What Does an IRS Audit Consist Of?

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An audit is no reason to panic
An audit is no reason to panic (Image: Image by Flickr.com, courtesy of Juhan Sonin)

If the IRS has flagged your income-tax return for an audit, take heart: You're not alone. The IRS audited about one percent of returns in fiscal year 2008, 1.4 million audits, according to the agency. If your return is audited, your experience may be very different depending on which type of audit the IRS conducts.

Correspondence audit

The most common type of IRS audit by far is the correspondence audit. In this audit, the IRS will send you a letter asking for receipts or canceled checks that relate to specific deductions or items on your tax return. This is the simplest form of audit, and is often resolved when taxpayers mail the requested documents.

A correspondence audit is often handled entirely through the mail
A correspondence audit is often handled entirely through the mail (Image: Image by Flickr.com, courtesy of Kevin Dooley)

Office audit

In an office audit, the IRS requires you to bring specific documents, receipts, canceled checks and letters to a local IRS office. The agent will examine these documents to determine if they verify or contradict any deductions or figures on your tax returns.

An office audit requires you to find your nearest IRS branch
An office audit requires you to find your nearest IRS branch (Image: Image by Flickr.com, courtesy of Kevin Krejci)

Field audit

The field audit is similar to the office audit. In field audits, though, an IRS agent will come to your business or home. During this audit, usually of businesses, an IRS agent will not only study specific documents, but will also examine facilities, equipment and general business operations.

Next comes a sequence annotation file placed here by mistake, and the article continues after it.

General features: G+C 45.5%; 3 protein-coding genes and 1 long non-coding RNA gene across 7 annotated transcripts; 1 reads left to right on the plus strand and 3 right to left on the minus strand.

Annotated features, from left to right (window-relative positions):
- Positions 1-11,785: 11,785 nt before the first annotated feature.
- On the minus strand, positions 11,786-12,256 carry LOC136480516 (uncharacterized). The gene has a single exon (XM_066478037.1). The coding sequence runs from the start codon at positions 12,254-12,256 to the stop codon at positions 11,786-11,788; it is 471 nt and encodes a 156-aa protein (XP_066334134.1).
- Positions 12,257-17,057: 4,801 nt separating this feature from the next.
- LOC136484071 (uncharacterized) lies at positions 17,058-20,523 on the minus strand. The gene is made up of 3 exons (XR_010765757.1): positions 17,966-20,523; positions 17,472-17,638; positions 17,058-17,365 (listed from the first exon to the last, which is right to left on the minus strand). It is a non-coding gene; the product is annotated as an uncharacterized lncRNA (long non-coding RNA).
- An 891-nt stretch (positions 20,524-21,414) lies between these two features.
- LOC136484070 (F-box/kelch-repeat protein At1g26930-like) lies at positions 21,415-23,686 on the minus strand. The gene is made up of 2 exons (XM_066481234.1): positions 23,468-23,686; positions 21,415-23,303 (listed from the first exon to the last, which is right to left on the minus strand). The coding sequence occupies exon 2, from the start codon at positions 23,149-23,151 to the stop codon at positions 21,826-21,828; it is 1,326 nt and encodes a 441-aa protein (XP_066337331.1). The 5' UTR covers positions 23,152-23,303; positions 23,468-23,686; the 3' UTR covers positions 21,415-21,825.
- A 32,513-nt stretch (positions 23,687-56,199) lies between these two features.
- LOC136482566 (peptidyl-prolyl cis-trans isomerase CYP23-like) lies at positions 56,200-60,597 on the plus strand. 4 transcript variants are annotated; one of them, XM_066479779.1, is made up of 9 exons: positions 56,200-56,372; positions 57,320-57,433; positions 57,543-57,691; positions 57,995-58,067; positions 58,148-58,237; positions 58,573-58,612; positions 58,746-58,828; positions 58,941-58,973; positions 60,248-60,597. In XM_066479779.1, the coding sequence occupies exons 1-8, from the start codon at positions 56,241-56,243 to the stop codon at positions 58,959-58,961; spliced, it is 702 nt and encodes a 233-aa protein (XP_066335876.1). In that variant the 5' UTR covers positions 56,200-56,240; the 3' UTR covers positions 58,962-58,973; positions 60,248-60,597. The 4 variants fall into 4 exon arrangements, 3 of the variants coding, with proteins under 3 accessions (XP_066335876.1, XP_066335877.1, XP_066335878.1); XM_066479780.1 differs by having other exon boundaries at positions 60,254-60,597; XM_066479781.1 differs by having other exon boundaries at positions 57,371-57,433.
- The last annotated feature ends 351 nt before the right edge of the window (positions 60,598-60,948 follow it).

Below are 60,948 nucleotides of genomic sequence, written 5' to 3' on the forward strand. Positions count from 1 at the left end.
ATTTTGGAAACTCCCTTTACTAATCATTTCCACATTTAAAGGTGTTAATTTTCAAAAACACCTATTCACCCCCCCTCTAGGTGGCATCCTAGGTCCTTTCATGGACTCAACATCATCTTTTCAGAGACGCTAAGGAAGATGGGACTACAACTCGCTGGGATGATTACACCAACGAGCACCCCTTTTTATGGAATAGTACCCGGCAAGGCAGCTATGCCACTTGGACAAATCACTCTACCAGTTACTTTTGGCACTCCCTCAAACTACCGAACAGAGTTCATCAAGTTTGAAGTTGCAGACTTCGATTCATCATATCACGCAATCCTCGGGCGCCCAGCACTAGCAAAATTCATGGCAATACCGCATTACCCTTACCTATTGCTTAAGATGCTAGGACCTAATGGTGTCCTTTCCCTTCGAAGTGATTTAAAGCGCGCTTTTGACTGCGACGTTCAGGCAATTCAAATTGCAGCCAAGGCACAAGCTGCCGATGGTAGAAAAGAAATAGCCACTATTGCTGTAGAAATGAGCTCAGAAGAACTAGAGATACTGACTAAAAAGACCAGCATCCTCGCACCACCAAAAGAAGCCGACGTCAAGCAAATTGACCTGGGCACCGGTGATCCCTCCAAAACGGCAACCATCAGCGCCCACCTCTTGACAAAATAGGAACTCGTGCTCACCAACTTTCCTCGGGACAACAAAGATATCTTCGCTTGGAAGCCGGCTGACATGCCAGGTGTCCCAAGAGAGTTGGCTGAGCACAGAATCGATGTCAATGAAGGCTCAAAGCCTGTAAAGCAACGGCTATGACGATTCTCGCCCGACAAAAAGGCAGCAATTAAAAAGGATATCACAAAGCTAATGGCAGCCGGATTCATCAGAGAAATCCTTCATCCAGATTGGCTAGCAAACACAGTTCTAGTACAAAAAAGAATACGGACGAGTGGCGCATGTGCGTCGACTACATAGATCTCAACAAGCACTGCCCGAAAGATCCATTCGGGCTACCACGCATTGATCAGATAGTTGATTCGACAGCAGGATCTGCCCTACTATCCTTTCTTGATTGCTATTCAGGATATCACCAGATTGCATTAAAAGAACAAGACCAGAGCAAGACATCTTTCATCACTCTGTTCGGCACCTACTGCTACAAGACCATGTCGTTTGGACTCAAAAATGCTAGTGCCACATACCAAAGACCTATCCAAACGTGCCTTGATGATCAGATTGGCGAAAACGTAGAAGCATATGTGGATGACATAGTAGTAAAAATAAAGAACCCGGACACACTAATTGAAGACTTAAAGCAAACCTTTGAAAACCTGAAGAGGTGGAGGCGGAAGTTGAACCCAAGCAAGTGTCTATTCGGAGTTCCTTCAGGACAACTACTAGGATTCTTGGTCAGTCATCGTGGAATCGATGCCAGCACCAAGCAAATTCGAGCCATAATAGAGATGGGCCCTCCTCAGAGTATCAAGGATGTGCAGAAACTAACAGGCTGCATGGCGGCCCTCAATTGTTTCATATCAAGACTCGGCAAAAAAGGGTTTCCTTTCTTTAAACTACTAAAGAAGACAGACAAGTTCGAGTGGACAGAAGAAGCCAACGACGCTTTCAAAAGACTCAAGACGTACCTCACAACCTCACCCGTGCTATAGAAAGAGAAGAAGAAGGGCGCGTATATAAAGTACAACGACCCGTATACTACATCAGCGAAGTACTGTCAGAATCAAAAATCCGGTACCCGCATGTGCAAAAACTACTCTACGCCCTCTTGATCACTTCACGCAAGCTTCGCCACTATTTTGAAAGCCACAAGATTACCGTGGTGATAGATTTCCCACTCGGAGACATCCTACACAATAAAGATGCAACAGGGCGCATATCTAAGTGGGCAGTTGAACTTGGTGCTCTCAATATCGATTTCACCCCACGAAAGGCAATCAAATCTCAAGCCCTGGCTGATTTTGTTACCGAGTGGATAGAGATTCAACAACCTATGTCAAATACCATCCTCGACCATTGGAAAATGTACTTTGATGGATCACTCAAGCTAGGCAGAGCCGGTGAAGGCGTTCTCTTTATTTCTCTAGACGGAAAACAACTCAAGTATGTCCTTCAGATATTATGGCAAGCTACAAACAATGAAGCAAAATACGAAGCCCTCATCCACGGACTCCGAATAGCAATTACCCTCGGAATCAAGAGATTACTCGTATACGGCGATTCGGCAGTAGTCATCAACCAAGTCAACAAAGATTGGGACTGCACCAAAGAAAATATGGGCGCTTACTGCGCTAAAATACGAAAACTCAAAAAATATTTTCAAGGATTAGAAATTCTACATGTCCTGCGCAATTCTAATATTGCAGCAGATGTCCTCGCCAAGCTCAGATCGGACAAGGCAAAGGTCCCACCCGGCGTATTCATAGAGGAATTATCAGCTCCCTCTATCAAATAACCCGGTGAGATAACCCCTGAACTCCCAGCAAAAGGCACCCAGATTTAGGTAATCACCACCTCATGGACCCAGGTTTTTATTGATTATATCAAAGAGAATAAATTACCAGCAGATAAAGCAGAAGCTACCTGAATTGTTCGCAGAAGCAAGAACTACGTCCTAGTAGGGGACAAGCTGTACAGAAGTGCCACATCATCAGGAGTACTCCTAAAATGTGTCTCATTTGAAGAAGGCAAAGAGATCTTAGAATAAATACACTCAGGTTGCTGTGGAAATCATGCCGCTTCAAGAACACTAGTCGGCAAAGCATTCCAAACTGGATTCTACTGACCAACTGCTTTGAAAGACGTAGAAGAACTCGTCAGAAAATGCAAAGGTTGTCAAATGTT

During a field audit, your office will be the setting
During a field audit, your office will be the setting (Image: Image by Flickr.com, courtesy of David)

Should you hire a professional?

During an audit, an IRS agent may ask you several complicated financial questions. You could face serious penalties if you answer these questions incorrectly. That's why many people hire accountants or tax professionals to attend audits with them. These financial pros can take the lead in any type of audit.

A tax pro can keep you out of trouble
A tax pro can keep you out of trouble (Image: Image by Flickr.com, courtesy of Ludovic Bertron)

The final result

After an audit ends, the IRS agent will--usually within a few weeks to a month--make a report on your tax return. If the IRS disallows a deduction or claims you owe more in tax, the report will include a final proposal for settlement. You can appeal that proposal. If the IRS rejects your appeal, you have the option to take the matter to tax court. As this entails courts costs and attorney fees, it may only makes sense if a substantial sum of money is involved.

Will your appeal lead you to the courthouse?
Will your appeal lead you to the courthouse? (Image: Image by Flickr.com, courtesy of Cliff)

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